Waiting for a foster child can feel like a long, frustrating, confusing, and never-ending time. You’ve gone through the hassle and preparation that came with your home study. You are finally licensed. And now you are wondering, what to do while you are waiting for a foster child placement.
Here are 14 tips for preparing yourself, your family, and your home for the eventual placement!
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Research Doctors That Will Take the State Insurance
I have found that finding medical and mental health resources can be pretty challenging. Do your homework now and line up a pediatrician, eye doctor, dentist, counselor, and maybe even look into occupational therapists or other specialists like psychotherapists. Create a document with contact info so that you have it all ready to go.
I have created a free Foster Care Resource Form that you can download in the Parenting Resource Library. It is a great resource for helping you find and track all of the resources you will need! And getting this filled out while you are waiting for a foster child is the perfect use of time! Make sure to download it now to get started!
Go on as Many Dates with Your Significant Other as You Can
Once the wait is over and you have a new foster child in your home, you will have less time, energy, and availability to focus on each other. Plus, finding a babysitter or respite care provider can be so much work!
Getting your house organized and ready to go can be really helpful when the call finally comes. If you have clothes, supplies, etc. get them organized by size, gender, and need. Make sure they are clean and ready to go. There is nothing worse than having to sort through a bin of clothes and do loads of laundry when a new placement shows up with just the clothes on their backs.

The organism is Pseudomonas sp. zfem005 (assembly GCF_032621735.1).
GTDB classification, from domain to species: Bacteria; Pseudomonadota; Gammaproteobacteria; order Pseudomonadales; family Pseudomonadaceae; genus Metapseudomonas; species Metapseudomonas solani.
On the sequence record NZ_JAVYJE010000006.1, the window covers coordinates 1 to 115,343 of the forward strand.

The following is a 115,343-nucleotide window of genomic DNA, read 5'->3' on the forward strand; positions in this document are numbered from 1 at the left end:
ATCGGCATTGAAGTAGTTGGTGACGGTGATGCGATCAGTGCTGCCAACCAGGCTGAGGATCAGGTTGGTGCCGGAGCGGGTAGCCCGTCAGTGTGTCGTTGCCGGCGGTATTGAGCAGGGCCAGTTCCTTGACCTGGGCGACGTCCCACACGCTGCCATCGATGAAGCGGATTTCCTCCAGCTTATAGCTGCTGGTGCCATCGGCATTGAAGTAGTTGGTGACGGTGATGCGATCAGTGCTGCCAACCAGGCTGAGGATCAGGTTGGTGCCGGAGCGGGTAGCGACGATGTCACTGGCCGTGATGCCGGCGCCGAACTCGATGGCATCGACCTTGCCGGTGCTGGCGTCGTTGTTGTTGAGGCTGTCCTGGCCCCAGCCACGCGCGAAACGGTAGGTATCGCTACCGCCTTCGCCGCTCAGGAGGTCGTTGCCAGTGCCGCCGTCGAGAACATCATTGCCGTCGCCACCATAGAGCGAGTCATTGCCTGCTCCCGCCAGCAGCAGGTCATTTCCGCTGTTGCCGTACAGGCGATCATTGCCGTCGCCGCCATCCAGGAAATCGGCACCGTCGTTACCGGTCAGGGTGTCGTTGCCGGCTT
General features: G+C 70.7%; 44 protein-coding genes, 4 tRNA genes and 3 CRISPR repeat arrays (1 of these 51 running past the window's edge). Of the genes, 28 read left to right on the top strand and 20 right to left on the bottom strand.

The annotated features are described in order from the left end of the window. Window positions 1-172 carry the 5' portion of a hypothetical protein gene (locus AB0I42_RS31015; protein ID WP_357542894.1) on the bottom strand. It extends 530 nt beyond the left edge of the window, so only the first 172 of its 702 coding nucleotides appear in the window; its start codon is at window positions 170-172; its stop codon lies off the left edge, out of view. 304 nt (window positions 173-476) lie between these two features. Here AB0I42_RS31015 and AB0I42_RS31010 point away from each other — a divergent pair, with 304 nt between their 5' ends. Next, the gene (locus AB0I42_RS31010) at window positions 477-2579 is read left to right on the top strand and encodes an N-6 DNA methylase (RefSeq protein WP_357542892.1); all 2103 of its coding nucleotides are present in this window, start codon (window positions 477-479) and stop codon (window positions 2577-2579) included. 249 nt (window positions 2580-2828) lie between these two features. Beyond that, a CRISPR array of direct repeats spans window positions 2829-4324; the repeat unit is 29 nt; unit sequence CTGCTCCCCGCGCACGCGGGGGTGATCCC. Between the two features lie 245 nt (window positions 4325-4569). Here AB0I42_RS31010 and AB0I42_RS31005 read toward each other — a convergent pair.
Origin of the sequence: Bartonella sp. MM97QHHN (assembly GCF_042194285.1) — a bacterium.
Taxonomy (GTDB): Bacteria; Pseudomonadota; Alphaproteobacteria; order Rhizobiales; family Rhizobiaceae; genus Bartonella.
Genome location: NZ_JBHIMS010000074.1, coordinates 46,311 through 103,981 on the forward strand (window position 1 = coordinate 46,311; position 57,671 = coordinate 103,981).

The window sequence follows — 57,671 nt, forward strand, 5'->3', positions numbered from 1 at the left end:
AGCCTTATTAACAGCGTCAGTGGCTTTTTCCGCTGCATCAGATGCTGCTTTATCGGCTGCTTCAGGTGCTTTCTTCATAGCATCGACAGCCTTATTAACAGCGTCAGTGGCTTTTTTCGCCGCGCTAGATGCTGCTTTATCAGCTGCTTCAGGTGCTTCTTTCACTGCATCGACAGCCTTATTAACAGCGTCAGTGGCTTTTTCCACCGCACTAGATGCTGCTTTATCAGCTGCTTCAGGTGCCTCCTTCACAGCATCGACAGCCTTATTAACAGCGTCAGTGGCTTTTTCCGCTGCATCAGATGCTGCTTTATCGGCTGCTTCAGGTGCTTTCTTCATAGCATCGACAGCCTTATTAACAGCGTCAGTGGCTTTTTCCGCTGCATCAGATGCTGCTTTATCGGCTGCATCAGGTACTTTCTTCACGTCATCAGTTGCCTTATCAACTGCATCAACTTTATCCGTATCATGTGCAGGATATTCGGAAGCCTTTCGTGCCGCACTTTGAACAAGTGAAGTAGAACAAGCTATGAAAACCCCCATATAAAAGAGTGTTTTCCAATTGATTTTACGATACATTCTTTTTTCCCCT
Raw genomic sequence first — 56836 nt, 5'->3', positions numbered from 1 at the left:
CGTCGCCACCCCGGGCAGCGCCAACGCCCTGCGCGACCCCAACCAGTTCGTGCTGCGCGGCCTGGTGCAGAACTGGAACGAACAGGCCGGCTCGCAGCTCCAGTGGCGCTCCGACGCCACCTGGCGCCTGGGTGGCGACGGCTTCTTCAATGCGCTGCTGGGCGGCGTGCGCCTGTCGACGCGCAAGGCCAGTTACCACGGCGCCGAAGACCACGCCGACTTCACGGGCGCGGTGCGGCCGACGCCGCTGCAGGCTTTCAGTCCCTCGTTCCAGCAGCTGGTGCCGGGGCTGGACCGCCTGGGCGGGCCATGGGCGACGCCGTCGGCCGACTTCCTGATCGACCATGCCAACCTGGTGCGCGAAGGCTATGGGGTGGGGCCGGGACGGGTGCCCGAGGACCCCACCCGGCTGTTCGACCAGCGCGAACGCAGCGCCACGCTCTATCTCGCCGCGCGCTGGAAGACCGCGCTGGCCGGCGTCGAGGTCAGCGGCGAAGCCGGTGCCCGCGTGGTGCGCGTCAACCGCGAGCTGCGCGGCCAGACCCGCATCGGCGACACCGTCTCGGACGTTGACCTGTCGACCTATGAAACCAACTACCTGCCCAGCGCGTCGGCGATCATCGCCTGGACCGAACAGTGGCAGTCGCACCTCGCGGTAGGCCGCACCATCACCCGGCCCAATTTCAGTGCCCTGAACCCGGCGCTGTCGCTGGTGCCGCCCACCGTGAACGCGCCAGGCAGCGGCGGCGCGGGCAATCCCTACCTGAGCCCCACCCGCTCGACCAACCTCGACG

I also love to put together a few first night kits. Here’s what I have in mine:
toothpaste (my son does really well with this one – the tubes are hard for him to work without making a huge mess.)
If you are planning on having babies or toddlers you may also want to include a pacifier and a bottle.
Spend Time With Your Bio-Children One-on-One
Make a concerted effort to really fill up their “buckets.” Spend as much one-on-one time as you can with them. Take them on special outings, spend extra time reading to them, playing with them, etc.
Once you are done waiting for your foster child, you will do your best to balance out your time and attention. But, to be honest, those first few weeks are tough! There are so many appointments, meetings, and needs to be met that your bio-children can easily feel left behind and forgotten.
Prepare your bio-kids for this by talking about expectations but also by really giving them lots of extra time and attention right now!
If you haven’t already figured it out, the paperwork will be a major hassle and require time that you would rather spend elsewhere. Get ahead of the game by organizing your paperwork.
Print out your medication logs and have them ready by your locked medicine storage.
Print out any other forms that you will need to fill out regularly.
Also, print out some of the emergency forms like injury reports so that you don’t have to go hunting for those when you need one.
This time around I have a new system that I am excited to try out. I found these handy nurses style clipboards on Amazon and have a copy of all of the paperwork I may need for each child inside the compartment and then have the medication log and a pen attached to the front.
I am keeping them in my medication locker (which was also a great find from Ikea!)
If you are still wondering what to do while waiting for a foster child, then let me encourage you to spend some me time!